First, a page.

On June 2, 2018, Chief Keef was fired upon outside the W Hotel in New York City but not hit; no injuries resulted from the incident.[99] Due to the ongoing feud, Hernandez was confirmed to be under investigation by the New York Police Department for possible involvement with the incident, despite being in Los Angeles at the time.[100][101][102][103] In February 2019, Hernandez pled guilty to ordering the shooting of Chief Keef. Hernandez offered his associate Kintea "Kooda B" McKenzie $20,000 to shoot at Chief Keef.[104]

Trial of the Nine Trey Gangsters and domestic violence

On November 16, 2018, Hernandez made his second appearance on The Breakfast Club radio show, in which he notably stated: "There's only one thing I fear in life. No, two things. I fear God, and I fear the FBI."[105] On November 18, 2018, Hernandez, his former faux-manager Kifano "Shotti" Jordan, and three other associates were arrested. Hernandez is charged with federal RICO and firearms charges, including conspiracy to murder and armed robbery, and faces up to life in prison. He is allegedly part of "a violent sect of the Bloods" known as the Nine Trey Gangsters.[106][107][108] Hernandez's attorney, Lance Lazzaro, advocated for bail for his client on the condition that Hernandez surrender his passport, pay a little under $2 million for bail, and be placed under house arrest, but the judge denied bail, keeping Hernandez in custody that he may still be a danger to the community even if those bail conditions were met. Hernandez's legal team plans to appeal that decision. He was held at the Metropolitan Detention Center in Brooklyn under general population before being moved to another facility due to security reasons, as Hernandez had multiple altercations with fellow prisoners, including those belonging to the Crips street gang.[107]

On February 1, 2019, Hernandez pled guilty to nine charges. He was due to be sentenced on January 24, 2020, and faced a possible mandatory sentence of 47 years in prison.[109][110][111] On February 16, a plea deal document revealed that the rapper could avoid jail time in exchange for his willingness to testify against fellow gang members in concurrent investigations.[112][113] On December 18, 2019, Hernandez was given a sentence of 2 years after testifying against the Nine Trey Gang. Judge Paul Engelmayer gave Hernandez credit for helping prosecutors send several violent gang members to prison and 13 months time served.[114]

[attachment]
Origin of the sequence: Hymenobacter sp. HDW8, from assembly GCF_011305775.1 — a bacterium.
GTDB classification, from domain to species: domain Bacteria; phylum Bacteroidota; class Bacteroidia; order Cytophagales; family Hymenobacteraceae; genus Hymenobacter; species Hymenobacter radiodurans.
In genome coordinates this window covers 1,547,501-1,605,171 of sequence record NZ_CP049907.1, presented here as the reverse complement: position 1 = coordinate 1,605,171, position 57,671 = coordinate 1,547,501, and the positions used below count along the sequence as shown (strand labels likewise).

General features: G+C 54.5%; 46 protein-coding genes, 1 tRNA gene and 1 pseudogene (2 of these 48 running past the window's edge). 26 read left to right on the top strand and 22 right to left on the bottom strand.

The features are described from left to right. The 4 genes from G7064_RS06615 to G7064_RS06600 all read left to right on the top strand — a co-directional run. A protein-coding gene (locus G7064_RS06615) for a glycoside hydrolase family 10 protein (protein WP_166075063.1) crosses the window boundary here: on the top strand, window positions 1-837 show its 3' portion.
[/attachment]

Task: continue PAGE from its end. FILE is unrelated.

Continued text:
On September 10, 2019, Hernandez admitted to years of domestic violence in cooperation agreement. A section of Hernandez's cooperation agreement with the government, which has not previously been made public, listed a number of crimes that he committed, and for which the government agreed not to prosecute him. On the list, explained Judge Paul Engelmayer, was that Hernandez "admits domestic violence from 2011 to November, 2018." Accusations of domestic violence against Hernandez first came to light in early 2019, including a detailed Daily Beast article[115] that featured testimony from the rapper's ex-girlfriend (and the mother of his daughter), Sara Molina, that he beat her over a period of seven years—a timeline that corresponds to Hernandez's own admission, though no names of victims were mentioned in court. Molina told the Daily Beast about numerous incidents of abuse, including one beating in Dubai that left her face so swollen that she says, "I could barely open my eyes."[116]

On March 22, 2020, while serving his time in prison, Hernandez requested to serve the remainder of his prison sentence at home stating he was at a higher risk of contracting the COVID-19 virus due to his pre-existing asthma condition.[117] On April 1, 2020 Rolling Stone obtained a letter to the judge from United States Attorney Geoffrey Berman saying that the government does not object to the release of Hernandez early on home confinement.[118] On Thursday, April 2, Hernandez's lawyer, Dawn Florio, confirmed with XXL magazine that the court decided to allow the rapper to be released from prison and into home confinement. He was originally set to be released on August 2, 2020.[119]